The Minnesota Twins have failed to reach deals with Jepsen and Plouffe before the arbitration filing deadline
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The deadline for teams to reach deals with arbitration eligible players before both sides must file and exchange figures expired yesterday at 1pm. The Minnesota Twins had six players eligible for arbitration: Kevin Jepsen, Casey Fien, Eduardo Escobar, Trevor Plouffe, Eduardo Nunez and Tommy Milone. Fien, Escobar, Nunez and Milone all reached one year deals with the club before the deadline. Jepsen and Plouffe did not agree to deals before the deadline.
This does not mean that Jepsen and Plouffe are definitely going to an arbitration hearing against the team but they are heading in that direction. They’ve exchanged and filed figures with the Twins and MLB—an arbitration hearing will be scheduled. However, the Twins can agree to a deal with the pair before hearing begins in February. Some teams operate under a system known as “file and trial.” Under this philosophy, a team will not negotiate a one year deal to avoid arbitration beyond the filing deadline (yesterday). Some “file and trial” teams will negotiate multi-year deals and others won’t negotiate at all. Only a few teams have this way of doing business and the Twins aren’t one of them—or at least haven’t been.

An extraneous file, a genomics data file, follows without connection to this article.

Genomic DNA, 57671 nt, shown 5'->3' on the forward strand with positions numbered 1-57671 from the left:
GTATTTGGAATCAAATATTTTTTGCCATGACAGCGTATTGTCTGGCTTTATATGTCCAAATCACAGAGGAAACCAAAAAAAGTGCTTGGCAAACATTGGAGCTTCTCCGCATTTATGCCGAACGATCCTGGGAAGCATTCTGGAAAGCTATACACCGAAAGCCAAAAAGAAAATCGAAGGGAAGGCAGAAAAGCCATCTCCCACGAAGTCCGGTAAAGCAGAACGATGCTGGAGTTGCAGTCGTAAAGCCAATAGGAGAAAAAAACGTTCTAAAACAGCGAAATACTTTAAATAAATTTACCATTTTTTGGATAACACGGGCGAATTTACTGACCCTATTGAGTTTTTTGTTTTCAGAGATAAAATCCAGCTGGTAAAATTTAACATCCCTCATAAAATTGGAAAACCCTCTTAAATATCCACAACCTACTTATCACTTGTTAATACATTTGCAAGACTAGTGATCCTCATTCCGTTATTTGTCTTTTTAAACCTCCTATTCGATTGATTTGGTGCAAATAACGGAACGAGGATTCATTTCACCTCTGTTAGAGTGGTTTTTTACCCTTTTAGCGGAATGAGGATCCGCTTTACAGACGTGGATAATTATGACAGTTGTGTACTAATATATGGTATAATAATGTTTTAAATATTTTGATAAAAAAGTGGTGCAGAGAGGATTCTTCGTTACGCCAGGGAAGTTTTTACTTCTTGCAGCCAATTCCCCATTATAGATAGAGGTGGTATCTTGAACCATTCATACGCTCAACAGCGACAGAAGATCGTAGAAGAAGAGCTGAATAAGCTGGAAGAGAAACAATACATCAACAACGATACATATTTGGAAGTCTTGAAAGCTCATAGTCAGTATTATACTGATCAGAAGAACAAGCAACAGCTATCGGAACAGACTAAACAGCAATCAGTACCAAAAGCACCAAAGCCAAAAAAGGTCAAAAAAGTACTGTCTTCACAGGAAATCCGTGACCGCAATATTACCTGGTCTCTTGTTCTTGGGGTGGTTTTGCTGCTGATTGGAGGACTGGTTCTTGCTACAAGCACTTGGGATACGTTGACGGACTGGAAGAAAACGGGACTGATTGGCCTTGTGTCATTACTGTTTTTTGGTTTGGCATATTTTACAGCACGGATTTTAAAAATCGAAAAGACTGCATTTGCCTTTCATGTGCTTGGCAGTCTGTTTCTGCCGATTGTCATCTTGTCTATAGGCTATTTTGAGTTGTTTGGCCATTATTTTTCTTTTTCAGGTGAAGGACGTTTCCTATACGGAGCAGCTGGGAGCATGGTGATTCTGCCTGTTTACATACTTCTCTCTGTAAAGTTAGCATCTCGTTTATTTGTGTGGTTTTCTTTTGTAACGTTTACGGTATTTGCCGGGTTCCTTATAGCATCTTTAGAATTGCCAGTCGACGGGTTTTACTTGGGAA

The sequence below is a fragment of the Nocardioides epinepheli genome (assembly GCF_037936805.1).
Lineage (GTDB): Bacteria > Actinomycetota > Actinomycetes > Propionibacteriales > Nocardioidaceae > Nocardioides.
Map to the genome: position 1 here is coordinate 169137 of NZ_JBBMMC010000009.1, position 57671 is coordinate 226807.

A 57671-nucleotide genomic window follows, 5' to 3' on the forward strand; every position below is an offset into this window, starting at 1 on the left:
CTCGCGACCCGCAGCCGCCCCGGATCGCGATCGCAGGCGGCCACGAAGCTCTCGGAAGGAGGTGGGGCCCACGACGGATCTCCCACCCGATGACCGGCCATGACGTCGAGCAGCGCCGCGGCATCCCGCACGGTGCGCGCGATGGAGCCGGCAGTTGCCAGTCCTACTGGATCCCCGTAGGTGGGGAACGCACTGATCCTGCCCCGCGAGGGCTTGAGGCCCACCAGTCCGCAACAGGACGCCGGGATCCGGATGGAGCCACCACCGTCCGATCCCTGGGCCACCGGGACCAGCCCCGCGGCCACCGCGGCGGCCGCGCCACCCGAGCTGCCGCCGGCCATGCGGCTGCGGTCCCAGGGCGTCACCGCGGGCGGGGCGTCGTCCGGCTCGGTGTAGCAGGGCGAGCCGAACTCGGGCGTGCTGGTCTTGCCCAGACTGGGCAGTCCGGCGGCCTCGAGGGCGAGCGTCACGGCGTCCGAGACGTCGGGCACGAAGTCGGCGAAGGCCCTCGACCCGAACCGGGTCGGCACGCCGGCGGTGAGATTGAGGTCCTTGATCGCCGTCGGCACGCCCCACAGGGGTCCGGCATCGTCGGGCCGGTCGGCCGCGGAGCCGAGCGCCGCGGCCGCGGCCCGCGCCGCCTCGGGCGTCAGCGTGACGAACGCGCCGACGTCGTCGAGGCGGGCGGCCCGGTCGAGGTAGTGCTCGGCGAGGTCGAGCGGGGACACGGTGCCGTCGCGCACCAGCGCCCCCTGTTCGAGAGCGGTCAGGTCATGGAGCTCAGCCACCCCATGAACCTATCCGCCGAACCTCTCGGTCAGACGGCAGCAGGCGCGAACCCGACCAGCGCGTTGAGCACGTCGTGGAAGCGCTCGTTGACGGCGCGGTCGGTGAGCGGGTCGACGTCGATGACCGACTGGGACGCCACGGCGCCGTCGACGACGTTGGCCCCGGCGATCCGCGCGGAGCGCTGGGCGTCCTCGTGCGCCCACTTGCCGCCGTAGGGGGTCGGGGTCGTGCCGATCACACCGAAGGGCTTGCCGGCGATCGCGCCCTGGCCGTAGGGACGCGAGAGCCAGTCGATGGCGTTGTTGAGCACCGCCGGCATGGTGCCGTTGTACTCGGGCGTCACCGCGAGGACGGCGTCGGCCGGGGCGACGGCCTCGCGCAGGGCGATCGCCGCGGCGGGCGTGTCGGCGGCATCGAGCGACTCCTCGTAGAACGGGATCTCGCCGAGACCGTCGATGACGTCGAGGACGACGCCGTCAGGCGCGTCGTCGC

The filed numbers have been reported for both players. The Twins filed for $5.05 million on Jepsen and Jepsen countered with $5.4 million. Plouffe is asking for $7.95 million and the Twins are offering $7 million. MLBTR projected Jepsen would receive $6 million and Plouffe $7.7 million. If these cases go to an arbitration hearing, the panel will choose either the team’s offer or the players ask—no middle ground. This generally forces both sides to select reasonable figures (someone didn’t tell Jake Arrieta and the Cubs that. They are $5.5 million apart.). Compared to the number of arbitration eligible players, actually arbitration hearings are quite rare. The Twins have not taken a player to a hearing since Kyle Lohse in 2006.
For a full list of arbitration filing numbers across the whole league click here.
The $350,000 difference between what the team is offering and what Jepsen is asking for may seem inconsequential and almost petty. Why didn’t the team just hand him the cash? Well, $350,000 is still meaningful to a team near its budget limit like the Twins are. Also, these numbers are the figures both sides have filed for the arbiter to select between; these are not necessarily the numbers both sides negotiated with. This explains it well:
It’s a good sign that Jepsen and Plouffe’s asks are fairly close to the team’s offers. Even if the cases go to arbitration, neither side will be too disappointed. It’s likely both cases will be resolved before hearings start.